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How to differentiate filters among each other

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3 replies to this topic

#1 Saturn668

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Posted 17 August 2019 - 10:05 AM

So we were setting up the ZWO Electronic Filter Wheel and placing ZWO LRGB and Narrowband filters in them. However, we forgot to screw them in and they all fell. While they weren’t damaged, we now aren’t really sure which filter is which. We are pretty sure about the LRGB ones, but we’re especially unsure about the narrowband ones. We currently concluded that the one with the very slight red-ish tint is the Hydrogen Alpha (other than that it’s just like a boring mirror), the OIII filter seems to have a bit of chromatic abberation-esque effect and finally the yellow tinted one is SII. Are these correct? Once I start imaging, is there a way for me to confirm these placements?



#2 pfile

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Posted 17 August 2019 - 10:17 AM

which filter is Ha should be pretty obvious on any nebula - the baryonic universe is like 99% hydrogen so that's the strongest signal out of the 3 narrowband filters, by far.

 

as for the others, well, both OIII and SII are pretty weak signals, so it's a little bit harder to tell by eye. probably any planetary nebula that's mostly blue is going to show up in the OIII filter but not show up at all on the SII filter.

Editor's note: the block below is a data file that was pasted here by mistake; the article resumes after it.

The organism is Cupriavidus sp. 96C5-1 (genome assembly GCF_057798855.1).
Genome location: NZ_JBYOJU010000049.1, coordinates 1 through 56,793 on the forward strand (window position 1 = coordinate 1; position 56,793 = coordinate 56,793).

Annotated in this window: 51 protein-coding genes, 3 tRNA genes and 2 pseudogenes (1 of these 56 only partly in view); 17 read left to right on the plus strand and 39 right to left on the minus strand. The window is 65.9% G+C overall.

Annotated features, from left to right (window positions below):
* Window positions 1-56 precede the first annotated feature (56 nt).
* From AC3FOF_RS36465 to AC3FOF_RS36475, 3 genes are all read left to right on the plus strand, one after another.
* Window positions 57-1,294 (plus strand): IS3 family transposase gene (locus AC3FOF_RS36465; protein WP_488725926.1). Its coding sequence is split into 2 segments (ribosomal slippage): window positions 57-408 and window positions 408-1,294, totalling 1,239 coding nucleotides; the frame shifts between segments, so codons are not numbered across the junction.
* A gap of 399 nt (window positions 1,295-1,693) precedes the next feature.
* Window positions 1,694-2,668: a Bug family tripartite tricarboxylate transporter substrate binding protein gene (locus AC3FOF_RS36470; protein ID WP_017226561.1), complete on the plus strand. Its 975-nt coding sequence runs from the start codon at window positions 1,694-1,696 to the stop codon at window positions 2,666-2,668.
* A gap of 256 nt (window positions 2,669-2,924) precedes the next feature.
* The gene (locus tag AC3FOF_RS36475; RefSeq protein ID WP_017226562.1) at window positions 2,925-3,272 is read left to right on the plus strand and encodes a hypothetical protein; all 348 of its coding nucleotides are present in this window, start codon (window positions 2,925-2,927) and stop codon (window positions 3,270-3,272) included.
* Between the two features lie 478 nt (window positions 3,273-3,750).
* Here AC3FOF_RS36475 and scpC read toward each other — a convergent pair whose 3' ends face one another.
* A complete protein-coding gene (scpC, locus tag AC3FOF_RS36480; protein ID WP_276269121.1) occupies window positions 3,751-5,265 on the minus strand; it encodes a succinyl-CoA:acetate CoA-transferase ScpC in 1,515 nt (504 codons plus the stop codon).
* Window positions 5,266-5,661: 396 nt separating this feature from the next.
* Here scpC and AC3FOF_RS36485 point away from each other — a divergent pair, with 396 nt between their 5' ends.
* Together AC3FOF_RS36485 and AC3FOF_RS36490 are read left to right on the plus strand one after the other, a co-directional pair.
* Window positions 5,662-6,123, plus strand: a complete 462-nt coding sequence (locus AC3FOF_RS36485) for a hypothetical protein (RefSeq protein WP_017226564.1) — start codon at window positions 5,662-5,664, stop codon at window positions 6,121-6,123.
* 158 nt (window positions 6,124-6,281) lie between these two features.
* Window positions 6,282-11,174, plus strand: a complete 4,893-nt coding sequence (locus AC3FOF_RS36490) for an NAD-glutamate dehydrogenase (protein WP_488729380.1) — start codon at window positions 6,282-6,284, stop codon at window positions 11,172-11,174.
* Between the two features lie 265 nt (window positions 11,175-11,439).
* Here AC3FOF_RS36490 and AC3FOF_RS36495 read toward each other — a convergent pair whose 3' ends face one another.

to be honest there's a way to tell from the color of the filter, but offhand i don't know it. hopefully someone can chime in.

 

rob



#3 bobzeq25

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Posted 17 August 2019 - 10:18 AM

Ignore the surface appearance.  Look at a bright light _through_ the filters.  Ha and S(III) will pass through red light.  O(II) will be blue green, you'll now know which one that is.

 

Take two subexposures of an emission nebula with the same gain and exposure through the other two.  The Ha will be the one that shows you something.  <smile>


Edited by bobzeq25, 17 August 2019 - 10:21 AM.

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#4 pfile

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Posted 17 August 2019 - 10:19 AM

ah right, thanks. the reflected light color is obviously the complement of what passes thru, but if you can get photons thru the filter you'll see the true color.

 

rob




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